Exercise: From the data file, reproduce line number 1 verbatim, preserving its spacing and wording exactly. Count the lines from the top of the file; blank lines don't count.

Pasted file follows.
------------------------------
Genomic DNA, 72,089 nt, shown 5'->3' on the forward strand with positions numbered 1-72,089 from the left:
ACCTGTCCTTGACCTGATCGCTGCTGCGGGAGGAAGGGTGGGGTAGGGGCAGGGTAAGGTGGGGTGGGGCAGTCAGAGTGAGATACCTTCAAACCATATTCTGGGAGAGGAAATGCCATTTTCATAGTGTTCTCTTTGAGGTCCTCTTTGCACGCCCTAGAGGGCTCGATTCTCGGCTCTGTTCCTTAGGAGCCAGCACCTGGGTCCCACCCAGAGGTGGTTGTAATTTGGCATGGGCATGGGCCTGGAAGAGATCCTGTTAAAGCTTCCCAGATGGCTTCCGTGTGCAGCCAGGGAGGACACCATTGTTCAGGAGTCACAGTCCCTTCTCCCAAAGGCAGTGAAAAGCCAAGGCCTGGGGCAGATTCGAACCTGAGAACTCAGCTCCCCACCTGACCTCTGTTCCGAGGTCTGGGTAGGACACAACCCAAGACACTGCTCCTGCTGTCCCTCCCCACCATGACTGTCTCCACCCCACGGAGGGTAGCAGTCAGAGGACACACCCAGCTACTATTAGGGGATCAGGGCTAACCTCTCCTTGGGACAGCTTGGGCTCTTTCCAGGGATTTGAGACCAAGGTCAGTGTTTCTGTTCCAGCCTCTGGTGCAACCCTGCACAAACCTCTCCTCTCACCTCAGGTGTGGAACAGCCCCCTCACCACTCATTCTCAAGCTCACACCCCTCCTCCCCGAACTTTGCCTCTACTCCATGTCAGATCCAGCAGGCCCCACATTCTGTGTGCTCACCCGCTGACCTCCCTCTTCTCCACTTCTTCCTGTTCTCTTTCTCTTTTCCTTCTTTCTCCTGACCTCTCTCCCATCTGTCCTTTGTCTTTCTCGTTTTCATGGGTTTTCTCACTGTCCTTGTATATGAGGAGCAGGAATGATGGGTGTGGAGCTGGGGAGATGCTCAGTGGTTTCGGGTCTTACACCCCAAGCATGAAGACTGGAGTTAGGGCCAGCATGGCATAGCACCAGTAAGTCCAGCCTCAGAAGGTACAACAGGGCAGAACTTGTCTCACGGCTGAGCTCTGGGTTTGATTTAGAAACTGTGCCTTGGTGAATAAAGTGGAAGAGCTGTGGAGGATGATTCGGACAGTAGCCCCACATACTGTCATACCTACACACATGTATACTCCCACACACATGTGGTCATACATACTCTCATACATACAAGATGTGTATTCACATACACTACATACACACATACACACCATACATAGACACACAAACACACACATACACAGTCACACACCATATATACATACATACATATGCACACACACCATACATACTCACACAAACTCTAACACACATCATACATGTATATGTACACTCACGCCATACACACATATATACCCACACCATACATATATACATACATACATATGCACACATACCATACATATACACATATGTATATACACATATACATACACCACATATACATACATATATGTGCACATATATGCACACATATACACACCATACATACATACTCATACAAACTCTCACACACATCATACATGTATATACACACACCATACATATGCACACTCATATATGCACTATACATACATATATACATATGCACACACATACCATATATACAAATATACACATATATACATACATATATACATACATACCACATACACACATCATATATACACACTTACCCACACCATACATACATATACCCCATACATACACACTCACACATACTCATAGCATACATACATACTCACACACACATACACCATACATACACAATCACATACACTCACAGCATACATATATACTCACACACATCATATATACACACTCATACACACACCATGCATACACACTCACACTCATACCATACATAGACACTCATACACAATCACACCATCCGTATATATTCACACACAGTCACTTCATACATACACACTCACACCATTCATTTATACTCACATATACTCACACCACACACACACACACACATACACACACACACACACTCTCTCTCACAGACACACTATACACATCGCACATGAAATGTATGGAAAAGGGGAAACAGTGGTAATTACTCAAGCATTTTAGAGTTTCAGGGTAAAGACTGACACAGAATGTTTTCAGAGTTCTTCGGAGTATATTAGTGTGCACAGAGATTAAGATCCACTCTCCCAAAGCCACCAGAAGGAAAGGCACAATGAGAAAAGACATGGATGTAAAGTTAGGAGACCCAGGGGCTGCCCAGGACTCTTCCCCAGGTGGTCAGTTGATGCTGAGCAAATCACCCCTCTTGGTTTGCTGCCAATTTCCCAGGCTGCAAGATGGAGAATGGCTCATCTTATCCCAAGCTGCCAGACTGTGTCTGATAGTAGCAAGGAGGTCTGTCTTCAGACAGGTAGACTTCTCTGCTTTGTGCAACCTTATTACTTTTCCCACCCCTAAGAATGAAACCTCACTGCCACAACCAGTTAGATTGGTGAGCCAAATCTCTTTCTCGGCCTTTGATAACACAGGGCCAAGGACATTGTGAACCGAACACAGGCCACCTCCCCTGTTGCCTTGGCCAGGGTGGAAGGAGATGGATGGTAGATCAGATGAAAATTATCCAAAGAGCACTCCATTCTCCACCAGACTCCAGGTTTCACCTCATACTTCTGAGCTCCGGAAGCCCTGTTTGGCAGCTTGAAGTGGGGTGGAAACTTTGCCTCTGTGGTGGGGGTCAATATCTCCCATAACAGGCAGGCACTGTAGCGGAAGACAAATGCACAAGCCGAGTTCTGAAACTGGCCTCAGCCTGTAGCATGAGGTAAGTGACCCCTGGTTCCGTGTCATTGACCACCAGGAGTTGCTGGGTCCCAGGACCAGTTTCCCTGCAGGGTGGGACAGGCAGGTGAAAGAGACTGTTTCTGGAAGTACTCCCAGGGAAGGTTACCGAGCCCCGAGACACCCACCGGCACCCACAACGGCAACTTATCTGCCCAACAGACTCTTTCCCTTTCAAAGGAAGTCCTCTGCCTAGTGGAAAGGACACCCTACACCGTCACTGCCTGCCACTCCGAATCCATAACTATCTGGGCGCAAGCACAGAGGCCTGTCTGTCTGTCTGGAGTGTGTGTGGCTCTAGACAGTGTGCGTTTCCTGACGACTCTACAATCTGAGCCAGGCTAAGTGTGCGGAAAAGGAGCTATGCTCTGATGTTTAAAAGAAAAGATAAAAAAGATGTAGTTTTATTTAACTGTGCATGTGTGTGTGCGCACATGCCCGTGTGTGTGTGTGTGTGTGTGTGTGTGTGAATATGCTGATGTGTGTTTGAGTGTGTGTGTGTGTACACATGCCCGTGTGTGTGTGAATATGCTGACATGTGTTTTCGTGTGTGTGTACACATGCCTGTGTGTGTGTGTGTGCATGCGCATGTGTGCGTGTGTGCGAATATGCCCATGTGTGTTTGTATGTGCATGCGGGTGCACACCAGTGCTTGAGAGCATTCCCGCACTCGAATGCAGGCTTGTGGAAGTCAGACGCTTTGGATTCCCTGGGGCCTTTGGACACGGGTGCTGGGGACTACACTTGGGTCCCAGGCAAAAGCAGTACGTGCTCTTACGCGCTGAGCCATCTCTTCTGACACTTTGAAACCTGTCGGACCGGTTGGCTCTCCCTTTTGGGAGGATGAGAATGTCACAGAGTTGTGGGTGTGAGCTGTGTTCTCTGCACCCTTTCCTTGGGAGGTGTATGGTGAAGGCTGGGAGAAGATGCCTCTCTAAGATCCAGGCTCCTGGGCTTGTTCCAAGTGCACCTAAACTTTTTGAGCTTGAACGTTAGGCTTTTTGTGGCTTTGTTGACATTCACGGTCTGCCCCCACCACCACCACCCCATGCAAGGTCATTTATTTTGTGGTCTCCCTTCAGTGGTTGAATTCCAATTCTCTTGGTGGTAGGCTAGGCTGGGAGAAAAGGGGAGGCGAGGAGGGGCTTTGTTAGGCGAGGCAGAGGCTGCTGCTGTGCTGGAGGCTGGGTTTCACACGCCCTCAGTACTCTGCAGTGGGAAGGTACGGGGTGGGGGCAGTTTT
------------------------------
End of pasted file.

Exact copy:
Genomic DNA, 72,089 nt, shown 5'->3' on the forward strand with positions numbered 1-72,089 from the left: